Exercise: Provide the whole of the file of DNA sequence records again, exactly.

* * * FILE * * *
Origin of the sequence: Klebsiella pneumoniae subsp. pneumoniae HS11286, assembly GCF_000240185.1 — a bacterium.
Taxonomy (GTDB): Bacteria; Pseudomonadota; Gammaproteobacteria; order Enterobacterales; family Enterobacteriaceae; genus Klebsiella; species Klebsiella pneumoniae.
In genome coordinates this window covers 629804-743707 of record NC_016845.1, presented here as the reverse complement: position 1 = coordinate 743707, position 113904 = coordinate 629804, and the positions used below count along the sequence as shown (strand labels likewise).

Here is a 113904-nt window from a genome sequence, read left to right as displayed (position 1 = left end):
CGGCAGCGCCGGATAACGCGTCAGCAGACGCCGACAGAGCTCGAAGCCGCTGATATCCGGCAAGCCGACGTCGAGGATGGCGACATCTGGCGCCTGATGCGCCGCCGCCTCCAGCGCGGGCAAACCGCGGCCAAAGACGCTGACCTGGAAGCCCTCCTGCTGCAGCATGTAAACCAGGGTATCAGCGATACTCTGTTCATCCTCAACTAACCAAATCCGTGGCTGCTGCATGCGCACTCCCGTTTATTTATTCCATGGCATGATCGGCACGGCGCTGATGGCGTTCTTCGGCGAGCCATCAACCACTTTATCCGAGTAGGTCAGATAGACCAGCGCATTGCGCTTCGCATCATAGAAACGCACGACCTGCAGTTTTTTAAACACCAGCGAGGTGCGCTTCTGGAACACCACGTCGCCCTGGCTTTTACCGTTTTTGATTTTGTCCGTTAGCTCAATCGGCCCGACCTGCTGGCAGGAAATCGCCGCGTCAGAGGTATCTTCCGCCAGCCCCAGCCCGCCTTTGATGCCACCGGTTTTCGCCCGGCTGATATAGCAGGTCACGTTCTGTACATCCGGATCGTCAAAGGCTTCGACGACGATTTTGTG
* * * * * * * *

Origin of the sequence: Klebsiella pneumoniae subsp. pneumoniae HS11286, assembly GCF_000240185.1 — a bacterium.
Taxonomy (GTDB): Bacteria; Pseudomonadota; Gammaproteobacteria; order Enterobacterales; family Enterobacteriaceae; genus Klebsiella; species Klebsiella pneumoniae.
In genome coordinates this window covers 629804-743707 of record NC_016845.1, presented here as the reverse complement: position 1 = coordinate 743707, position 113904 = coordinate 629804, and the positions used below count along the sequence as shown (strand labels likewise).

Here is a 113904-nt window from a genome sequence, read left to right as displayed (position 1 = left end):
CGGCAGCGCCGGATAACGCGTCAGCAGACGCCGACAGAGCTCGAAGCCGCTGATATCCGGCAAGCCGACGTCGAGGATGGCGACATCTGGCGCCTGATGCGCCGCCGCCTCCAGCGCGGGCAAACCGCGGCCAAAGACGCTGACCTGGAAGCCCTCCTGCTGCAGCATGTAAACCAGGGTATCAGCGATACTCTGTTCATCCTCAACTAACCAAATCCGTGGCTGCTGCATGCGCACTCCCGTTTATTTATTCCATGGCATGATCGGCACGGCGCTGATGGCGTTCTTCGGCGAGCCATCAACCACTTTATCCGAGTAGGTCAGATAGACCAGCGCATTGCGCTTCGCATCATAGAAACGCACGACCTGCAGTTTTTTAAACACCAGCGAGGTGCGCTTCTGGAACACCACGTCGCCCTGGCTTTTACCGTTTTTGATTTTGTCCGTTAGCTCAATCGGCCCGACCTGCTGGCAGGAAATCGCCGCGTCAGAGGTATCTTCCGCCAGCCCCAGCCCGCCTTTGATGCCACCGGTTTTCGCCCGGCTGATATAGCAGGTCACGTTCTGTACATCCGGATCGTCAAAGGCTTCGACGACGATTTTGTG